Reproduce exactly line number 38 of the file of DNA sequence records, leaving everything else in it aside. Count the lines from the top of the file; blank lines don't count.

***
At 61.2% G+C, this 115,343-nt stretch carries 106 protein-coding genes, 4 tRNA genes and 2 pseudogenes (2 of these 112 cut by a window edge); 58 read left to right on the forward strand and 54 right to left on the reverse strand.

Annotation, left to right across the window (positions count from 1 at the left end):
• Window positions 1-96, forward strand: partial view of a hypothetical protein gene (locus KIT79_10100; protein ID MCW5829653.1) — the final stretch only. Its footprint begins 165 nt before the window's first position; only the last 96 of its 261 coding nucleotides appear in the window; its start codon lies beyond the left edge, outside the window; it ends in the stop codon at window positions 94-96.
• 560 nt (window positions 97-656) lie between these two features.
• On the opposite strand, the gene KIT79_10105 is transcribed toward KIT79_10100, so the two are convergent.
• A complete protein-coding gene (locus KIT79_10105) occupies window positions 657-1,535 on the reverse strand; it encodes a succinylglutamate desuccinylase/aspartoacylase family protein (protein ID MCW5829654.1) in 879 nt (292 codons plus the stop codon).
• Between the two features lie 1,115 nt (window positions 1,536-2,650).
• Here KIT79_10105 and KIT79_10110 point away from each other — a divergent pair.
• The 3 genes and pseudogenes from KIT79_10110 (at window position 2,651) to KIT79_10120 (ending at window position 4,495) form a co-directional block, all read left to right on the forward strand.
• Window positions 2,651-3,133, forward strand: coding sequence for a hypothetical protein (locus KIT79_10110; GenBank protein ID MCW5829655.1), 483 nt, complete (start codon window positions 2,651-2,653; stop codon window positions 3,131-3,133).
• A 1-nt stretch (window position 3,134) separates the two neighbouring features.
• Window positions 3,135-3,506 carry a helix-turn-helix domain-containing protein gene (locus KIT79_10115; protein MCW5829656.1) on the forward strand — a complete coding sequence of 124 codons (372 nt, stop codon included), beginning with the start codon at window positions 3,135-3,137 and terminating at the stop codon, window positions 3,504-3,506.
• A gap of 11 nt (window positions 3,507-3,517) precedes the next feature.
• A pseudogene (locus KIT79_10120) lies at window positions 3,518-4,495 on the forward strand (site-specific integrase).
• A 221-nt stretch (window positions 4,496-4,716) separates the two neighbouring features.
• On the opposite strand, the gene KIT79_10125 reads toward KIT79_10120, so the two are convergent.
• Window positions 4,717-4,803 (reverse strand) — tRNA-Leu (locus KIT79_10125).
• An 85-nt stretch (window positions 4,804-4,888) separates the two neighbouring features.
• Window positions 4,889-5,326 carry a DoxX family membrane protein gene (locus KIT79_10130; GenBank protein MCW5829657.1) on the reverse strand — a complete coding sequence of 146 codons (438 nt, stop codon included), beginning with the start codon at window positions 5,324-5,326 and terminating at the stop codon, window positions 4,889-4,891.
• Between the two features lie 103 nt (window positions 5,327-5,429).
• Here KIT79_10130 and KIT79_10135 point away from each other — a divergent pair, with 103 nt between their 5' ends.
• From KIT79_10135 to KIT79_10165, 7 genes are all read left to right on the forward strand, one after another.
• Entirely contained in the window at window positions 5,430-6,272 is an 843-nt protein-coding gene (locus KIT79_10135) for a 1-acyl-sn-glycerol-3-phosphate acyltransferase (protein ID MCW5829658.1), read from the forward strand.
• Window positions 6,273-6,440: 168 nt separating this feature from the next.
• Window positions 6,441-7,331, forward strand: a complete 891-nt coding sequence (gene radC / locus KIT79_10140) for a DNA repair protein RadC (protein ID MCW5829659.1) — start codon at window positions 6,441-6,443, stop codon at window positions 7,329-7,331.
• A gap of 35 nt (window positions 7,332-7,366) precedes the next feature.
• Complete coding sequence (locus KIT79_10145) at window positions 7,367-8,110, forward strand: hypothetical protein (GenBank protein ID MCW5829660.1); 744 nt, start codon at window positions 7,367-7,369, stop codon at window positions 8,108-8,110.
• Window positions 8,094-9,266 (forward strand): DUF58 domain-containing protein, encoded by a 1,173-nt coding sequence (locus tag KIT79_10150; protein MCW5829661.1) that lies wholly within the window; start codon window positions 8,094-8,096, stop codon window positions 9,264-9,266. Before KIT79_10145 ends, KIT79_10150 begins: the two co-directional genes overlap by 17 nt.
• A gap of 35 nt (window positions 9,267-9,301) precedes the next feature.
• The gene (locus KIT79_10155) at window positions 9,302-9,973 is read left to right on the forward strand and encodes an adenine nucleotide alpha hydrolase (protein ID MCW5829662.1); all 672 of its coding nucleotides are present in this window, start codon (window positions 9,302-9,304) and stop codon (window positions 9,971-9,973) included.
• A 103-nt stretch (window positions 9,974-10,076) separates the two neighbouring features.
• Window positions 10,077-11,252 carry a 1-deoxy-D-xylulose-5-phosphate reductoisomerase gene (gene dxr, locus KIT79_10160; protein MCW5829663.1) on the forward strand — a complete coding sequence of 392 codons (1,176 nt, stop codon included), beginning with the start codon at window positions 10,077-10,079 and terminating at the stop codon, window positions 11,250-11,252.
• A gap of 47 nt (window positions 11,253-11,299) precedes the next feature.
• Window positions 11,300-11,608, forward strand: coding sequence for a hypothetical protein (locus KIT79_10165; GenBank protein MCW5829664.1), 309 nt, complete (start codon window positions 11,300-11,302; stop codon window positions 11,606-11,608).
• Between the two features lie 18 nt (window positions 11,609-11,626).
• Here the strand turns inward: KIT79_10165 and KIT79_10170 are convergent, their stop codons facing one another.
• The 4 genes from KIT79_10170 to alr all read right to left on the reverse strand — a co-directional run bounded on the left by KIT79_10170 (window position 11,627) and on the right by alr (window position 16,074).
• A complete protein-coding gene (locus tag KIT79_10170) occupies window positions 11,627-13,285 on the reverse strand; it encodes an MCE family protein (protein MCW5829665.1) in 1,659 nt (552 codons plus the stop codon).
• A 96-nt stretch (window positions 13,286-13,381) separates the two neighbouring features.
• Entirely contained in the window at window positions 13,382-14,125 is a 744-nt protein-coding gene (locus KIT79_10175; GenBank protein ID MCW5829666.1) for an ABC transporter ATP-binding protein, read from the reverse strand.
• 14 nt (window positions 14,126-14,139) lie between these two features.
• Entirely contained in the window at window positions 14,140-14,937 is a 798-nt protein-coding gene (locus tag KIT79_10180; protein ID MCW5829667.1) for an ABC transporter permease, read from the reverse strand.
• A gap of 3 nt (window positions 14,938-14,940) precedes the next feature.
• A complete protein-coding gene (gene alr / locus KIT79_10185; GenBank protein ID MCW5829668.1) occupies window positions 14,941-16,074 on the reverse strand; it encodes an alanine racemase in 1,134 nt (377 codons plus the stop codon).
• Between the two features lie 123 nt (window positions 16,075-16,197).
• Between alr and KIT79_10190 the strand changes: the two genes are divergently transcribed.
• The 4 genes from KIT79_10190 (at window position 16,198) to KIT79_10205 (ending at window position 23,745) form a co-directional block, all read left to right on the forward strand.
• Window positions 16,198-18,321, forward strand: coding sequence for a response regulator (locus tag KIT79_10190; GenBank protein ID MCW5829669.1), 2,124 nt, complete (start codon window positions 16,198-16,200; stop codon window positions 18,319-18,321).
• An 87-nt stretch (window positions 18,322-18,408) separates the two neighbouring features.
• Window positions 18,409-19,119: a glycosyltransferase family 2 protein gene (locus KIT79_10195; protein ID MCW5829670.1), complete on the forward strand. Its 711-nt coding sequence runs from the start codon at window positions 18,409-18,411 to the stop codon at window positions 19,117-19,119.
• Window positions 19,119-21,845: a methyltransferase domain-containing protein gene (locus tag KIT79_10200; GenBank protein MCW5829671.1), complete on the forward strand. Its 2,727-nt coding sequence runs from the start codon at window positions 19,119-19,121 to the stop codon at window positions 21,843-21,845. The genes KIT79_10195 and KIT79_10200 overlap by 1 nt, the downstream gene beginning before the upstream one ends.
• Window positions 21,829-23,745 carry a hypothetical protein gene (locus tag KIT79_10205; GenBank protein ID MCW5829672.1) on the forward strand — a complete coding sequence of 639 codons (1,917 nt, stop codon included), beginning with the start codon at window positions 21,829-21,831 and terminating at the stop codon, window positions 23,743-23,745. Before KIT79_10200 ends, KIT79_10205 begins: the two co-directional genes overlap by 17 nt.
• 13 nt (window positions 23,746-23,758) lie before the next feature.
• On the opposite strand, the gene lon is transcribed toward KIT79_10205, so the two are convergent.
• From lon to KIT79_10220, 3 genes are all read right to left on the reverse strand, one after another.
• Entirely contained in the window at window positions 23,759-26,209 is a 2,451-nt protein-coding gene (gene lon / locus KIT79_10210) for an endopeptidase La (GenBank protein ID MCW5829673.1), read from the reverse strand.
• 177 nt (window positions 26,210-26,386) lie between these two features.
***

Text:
• A complete protein-coding gene (locus tag KIT79_10170) occupies window positions 11,627-13,285 on the reverse strand; it encodes an MCE family protein (protein MCW5829665.1) in 1,659 nt (552 codons plus the stop codon).